In many autism prevalence studies, higher socio-economic status (SES) for the parents is correlated with higher autism rates in the children of those families. While a conclusive reason for this has not been shown, it has been conjectured that the SES variability could be due to social influences such as access to care.
A recent study from Sweden shows the opposite. In this study, lower income families and children of parents with manual occupations show higher autism prevalence:
Epidemiological studies in the United States consistently find autism spectrum disorders (ASD) to be overrepresented in high socioeconomic status (SES) families. These findings starkly contrast with SES gradients of many health conditions, and may result from SES inequalities in access to services. We hypothesized that prenatal measures of low, not high, parental SES would be associated with an increased risk of offspring ASD, once biases in case ascertainment are minimized.
We tested this hypothesis in a population-based study in Sweden, a country that has free universal healthcare, routine screening for developmental problems, and thorough protocols for diagnoses of ASD. In a case-control study nested in a total population cohort of children aged 0 to 17 years living in Stockholm County between 2001 and 2007 (N = 589,114), we matched ASD cases (n = 4,709) by age and sex to 10 randomly selected controls. We retrieved parental SES measures collected at time of birth by record linkage.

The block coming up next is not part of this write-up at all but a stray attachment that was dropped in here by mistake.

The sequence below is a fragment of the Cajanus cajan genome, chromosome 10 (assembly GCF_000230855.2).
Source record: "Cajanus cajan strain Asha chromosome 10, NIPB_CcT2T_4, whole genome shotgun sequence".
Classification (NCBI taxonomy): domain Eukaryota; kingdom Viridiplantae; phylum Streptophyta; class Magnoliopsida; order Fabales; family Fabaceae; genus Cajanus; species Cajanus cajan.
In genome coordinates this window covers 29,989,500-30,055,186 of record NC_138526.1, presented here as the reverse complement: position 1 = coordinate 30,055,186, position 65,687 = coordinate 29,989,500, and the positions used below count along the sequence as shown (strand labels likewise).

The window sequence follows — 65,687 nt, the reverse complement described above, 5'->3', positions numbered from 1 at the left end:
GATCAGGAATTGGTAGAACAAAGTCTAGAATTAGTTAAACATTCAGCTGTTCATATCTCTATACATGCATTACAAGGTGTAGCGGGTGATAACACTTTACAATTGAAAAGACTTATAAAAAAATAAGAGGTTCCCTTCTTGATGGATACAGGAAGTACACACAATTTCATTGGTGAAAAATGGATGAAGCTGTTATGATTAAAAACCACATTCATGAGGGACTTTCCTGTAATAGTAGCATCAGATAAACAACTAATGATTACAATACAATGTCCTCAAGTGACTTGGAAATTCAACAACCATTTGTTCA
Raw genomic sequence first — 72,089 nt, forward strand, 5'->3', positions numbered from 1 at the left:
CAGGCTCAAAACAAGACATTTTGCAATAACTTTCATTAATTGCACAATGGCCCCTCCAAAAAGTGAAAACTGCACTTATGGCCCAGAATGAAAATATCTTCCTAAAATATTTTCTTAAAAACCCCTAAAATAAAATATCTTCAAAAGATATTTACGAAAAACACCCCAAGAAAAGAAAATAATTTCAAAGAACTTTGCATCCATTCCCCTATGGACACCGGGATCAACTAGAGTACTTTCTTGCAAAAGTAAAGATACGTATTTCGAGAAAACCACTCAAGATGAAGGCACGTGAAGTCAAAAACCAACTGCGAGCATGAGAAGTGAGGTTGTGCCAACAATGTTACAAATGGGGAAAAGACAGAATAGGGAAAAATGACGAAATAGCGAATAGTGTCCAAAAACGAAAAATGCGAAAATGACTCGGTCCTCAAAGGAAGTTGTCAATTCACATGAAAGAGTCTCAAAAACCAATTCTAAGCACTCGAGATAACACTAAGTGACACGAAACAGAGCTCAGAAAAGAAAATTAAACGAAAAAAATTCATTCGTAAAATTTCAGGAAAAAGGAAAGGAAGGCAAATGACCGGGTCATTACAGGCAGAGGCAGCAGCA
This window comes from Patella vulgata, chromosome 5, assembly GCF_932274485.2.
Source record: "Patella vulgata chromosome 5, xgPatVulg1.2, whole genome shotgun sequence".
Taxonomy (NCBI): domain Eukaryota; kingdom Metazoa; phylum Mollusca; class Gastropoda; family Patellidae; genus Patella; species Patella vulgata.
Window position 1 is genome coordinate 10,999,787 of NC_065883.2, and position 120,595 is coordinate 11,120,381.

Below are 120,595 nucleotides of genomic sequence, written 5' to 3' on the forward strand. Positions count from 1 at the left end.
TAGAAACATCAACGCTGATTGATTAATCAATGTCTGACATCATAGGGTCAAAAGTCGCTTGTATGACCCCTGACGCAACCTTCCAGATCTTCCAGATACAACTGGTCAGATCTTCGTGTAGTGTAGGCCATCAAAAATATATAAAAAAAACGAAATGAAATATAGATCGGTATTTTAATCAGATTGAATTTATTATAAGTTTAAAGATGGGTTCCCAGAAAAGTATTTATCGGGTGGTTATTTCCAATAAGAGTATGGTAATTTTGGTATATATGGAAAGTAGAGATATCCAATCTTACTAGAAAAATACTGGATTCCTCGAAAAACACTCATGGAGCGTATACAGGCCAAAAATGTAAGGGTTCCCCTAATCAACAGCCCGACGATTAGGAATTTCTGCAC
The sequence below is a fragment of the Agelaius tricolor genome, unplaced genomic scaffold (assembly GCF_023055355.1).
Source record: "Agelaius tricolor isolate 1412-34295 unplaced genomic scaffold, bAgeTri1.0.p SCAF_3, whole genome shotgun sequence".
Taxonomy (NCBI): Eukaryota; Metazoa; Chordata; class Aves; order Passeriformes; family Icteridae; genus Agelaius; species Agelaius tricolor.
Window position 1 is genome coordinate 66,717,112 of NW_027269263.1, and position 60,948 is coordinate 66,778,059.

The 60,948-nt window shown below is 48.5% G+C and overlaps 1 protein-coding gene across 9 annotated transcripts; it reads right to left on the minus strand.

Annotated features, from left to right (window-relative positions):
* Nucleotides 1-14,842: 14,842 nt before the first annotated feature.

Children of families with lower income, and of parents with manual occupations (OR = 1.4, 95% CI = 1.3-1.6) were at higher risk of ASD. No important relationships with parental education were observed. These associations were present after accounting for parental ages, migration status, parity, psychiatric service use, maternal smoking during pregnancy, and birth characteristics; and regardless of comorbid intellectual disability.
Lower, not higher, socioeconomic status was associated with an increased risk of ASD. Studies finding the opposite may be underestimating the burden of ASD in lower SES groups.
I haven’t been able to view the full study yet, so I am not sure what influences the authors may be implicated. What they do suggest is that the autism prevalence in lower SES groups may be underestimated in many prevalence estimates. I don’t think this will come as a surprise to many who consider the lower prevalence in the lower SES groups to be an indication of social factors at play.